For thousands of people around the world, Amelia Earhart’s disappearance remains one of the most puzzling cases of the 20th century. Her perseverance and bravery made her a spectacle. But her story made her a legend. At the time, 1937, when Earhart started her journey airborne across the Pacific, people had only been flying planes for about 35 years, making her trip one of wonder and extreme danger. As the story goes, we know she didn’t complete her trip and was later declared dead in January 1939. In the 80 years since her disappearance, technology has grown exponentially, creating new components, which could have ultimately saved Earhart. So the question is: Could Amelia Earhart have disappeared and remained missing with the technology of today?
In the earliest years of aviation, pilots utilized radio direction location equipment to play “connect the dots” across maps. Pilots were tasked with following a specific route from an airport to a radio-transmitting beacon at a fixed location, and then from beacon to beacon until they reached their destination. Similar systems are still in use, but are much more advanced than their original counterparts.
Currently, pilots use the United States’ Global Positioning System, as well as others, that use signals from satellites to calculate a plane’s position. GPS has been a godsend, not only for aviation, but for everyone around the globe. GPS has made significant strides in aviation, allowing for further accuracy in situations where pilots need to make emergency landings due to weather conditions. Satellite navigation has also made it possible for aircraft to fly on a more direct path between destinations instead of bouncing between radio beacons.
In action are six satellite-based navigation systems, “GPS, run by the United States; Galileo, run by the European Union and the European Space Agency; and the Russian GLONASS cover the whole planet, and China’s BeiDou system is expected to span the globe by 2020. India’s NAVIC covers the Indian Ocean and nearby areas; Japan has begun operating the QZSS system to improve navigation in the Pacific.”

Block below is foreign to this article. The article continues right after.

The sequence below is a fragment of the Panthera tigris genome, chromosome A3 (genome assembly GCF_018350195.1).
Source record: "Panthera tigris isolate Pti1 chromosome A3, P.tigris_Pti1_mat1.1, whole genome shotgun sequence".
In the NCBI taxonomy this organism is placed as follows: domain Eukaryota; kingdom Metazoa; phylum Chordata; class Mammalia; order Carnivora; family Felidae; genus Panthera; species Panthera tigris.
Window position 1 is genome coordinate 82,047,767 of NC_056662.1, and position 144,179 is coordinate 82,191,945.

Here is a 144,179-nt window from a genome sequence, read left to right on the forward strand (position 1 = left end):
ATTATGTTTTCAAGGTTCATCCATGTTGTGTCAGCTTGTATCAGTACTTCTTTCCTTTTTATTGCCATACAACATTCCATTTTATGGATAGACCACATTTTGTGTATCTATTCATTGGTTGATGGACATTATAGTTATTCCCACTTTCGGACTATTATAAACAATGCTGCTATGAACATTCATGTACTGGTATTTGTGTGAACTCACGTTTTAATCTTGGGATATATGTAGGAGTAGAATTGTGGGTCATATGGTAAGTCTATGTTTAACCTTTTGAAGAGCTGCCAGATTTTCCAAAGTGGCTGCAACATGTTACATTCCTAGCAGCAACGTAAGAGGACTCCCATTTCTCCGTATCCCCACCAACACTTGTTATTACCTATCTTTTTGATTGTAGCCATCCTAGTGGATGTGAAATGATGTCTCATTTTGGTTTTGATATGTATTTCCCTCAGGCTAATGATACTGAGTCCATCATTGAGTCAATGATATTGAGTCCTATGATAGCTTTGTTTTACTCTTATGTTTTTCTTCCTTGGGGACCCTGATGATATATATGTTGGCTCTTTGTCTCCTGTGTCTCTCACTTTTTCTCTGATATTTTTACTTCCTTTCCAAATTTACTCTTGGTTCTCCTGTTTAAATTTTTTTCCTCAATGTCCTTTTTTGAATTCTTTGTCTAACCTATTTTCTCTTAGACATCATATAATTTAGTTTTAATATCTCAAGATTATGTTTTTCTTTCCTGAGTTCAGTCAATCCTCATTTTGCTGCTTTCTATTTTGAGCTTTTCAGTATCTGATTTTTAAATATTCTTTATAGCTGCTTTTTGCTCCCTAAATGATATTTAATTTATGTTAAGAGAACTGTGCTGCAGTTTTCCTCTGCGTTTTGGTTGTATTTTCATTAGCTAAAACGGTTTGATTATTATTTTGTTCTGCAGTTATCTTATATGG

With so many different locators in play, surely there is hope that Earhart’s plane could have been located, leading to her rescue. Even still, technology isn’t infallible, and mother nature can sometimes wreak havoc on varying systems despite best efforts. When there is smooth sailing, planes are tracked by radar, giving air traffic controllers means to prevent midair collisions and provide directions to pilots during severe weather.
An innovative system called Automatic Dependent Surveillance-Broadcast (ADS-B) has started implementation around the world. The ADS-B sends automatic position reports from airplanes to traffic controllers as well as nearby aircrafts, so everyone knows where the planes are in relation to one another. According to the FAA, “By 2020 they will require most aircraft in the U.S. to have an ADS-B system, which is already mandatory in several other countries.”
As it stands, ADS-B does not cover remote areas of the world because it requires ground-based receivers to collect information from planes. Looking to the future, a space-based receiver system is in development, which could eventually cover the entire planet.
These new tracking and location systems could have aided in finding Earhart before her untimely demise. Either by preventing her disappearance altogether or giving rescuers a pinpointed location after her plane went missing.
Despite these modern advances, there are a recorded 24 planes missing from 1980 to current times, including the 2014 disappearance of the Malaysia Airlines Flight 370. So while technology has certainly done some amazing things for aviation, it’s still not foolproof.